Wright said discerning which housemate cleans common areas in the house and when is the gray area of responsibilities.
“We have our own responsibilities with our own rooms, but when it comes to the common areas it kind of gets a little hard,” Wright said.
According to Woehrle, not everything about moving off-campus has to be scary. He said he was excited about being able to express himself outside of a dorm.
“I like to customize my room. It’s more comfortable that way versus having to sleep on those little beds,” Woehrle said. “But also take into account, specific to Scranton, are you going to be living on Clay? What environment do you want to be in? That is important to think about.”
Dorry and Wright agree that moving off campus provides the opportunity to express individual interests and lifestyles.
“I finally have a place that I can call home,” Wright said. “This is my room, these are my memories.”
Saving money is another plus side to moving off-campus and Woehrle said it might even be the biggest one.
“You save a lot of money moving off campus. Not to say the meal plan isn’t necessary sometimes, it is, but it also isn’t. If you’re going to be the person that doesn’t give a crap about food – goes to your living room with it – the odds are you’re not going to be responsible enough to cook your own meal,” Baffuto said.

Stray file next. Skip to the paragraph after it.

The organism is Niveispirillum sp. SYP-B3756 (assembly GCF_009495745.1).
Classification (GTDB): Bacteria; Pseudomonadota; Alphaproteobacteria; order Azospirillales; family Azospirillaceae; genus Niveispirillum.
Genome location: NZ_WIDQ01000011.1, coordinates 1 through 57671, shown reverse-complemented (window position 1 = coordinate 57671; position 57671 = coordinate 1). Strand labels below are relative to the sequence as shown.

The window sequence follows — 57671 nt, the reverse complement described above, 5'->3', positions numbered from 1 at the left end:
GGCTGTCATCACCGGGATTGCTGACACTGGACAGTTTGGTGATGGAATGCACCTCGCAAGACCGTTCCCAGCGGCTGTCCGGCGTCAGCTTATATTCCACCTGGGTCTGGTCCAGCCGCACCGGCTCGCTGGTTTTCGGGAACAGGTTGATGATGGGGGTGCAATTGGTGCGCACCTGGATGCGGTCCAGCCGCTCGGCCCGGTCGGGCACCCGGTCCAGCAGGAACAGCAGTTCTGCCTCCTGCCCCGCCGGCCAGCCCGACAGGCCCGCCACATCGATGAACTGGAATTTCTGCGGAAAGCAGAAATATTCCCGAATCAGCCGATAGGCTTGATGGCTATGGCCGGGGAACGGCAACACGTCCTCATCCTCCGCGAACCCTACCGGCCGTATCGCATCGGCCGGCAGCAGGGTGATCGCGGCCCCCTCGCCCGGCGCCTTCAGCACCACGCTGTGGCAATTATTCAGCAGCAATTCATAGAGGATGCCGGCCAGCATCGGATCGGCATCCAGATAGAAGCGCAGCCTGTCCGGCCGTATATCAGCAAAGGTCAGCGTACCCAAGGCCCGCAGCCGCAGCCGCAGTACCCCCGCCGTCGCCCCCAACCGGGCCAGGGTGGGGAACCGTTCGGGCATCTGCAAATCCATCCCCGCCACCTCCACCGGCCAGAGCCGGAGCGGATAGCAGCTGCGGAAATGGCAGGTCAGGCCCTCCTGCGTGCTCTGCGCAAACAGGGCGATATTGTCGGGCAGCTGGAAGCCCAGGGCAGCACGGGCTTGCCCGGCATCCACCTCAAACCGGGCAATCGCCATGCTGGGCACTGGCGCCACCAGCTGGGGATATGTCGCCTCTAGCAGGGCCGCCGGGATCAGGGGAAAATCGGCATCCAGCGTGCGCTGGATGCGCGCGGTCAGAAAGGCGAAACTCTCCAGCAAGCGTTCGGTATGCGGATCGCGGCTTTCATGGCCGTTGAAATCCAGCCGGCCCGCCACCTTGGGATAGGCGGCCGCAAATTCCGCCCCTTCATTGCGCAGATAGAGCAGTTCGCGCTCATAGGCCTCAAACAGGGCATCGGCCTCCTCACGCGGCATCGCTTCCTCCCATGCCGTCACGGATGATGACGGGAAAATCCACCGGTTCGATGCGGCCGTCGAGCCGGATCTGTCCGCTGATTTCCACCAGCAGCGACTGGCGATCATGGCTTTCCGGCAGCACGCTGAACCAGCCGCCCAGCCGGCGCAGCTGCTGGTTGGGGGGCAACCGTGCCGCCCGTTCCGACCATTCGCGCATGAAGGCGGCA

Dorry said students are fortunate that costs in Scranton are low, relative to many larger cities in the nation.
“We should take advantage of the fact that we do live in Scranton, Pennsylvania, and we are blessed with affordable rent costs,” Dorry said.
Wright also said she felt living on campus, especially paying for a meal plan, was far more pricey than off-campus life.
“If you’re on campus, the housing is really expensive. Let’s think about the food. When it comes down to it, they’re over charging you a lot. If my mom gave me what we spend on campus now, I would be living. I’d literally be so happy, but I don’t deserve that, I don’t need that kind of money,” Wright said.
Baffuto said people grow up throughout college, and, given the newfound responsibility, that is a good thing.
“People have definitely grown up a lot being here because I think immaturity is something you get out of your system pretty quick [moving off campus],” Baffuto said.
Dorry said being a living in an off-campus house has given her a personal sense of maturity.
“I grew up. I learned to stop living for other people and that’s what you have to do to be an adult. You have to make hard decisions sometimes. Living off campus is the first step of that, getting away from your parents and stepping out of your comfort zone,” Dorry said.
Along with maturity, the final step of growth has manifested in the form of being financially smart, according to Wright.
I used to blow through my money. Knowing how much everything costs [and] what’s more of an investment, like spending more on mozzarella that’s really good or spending more on [other] things you have to invest in every single week, you’re just smarter with your money,” Wright said.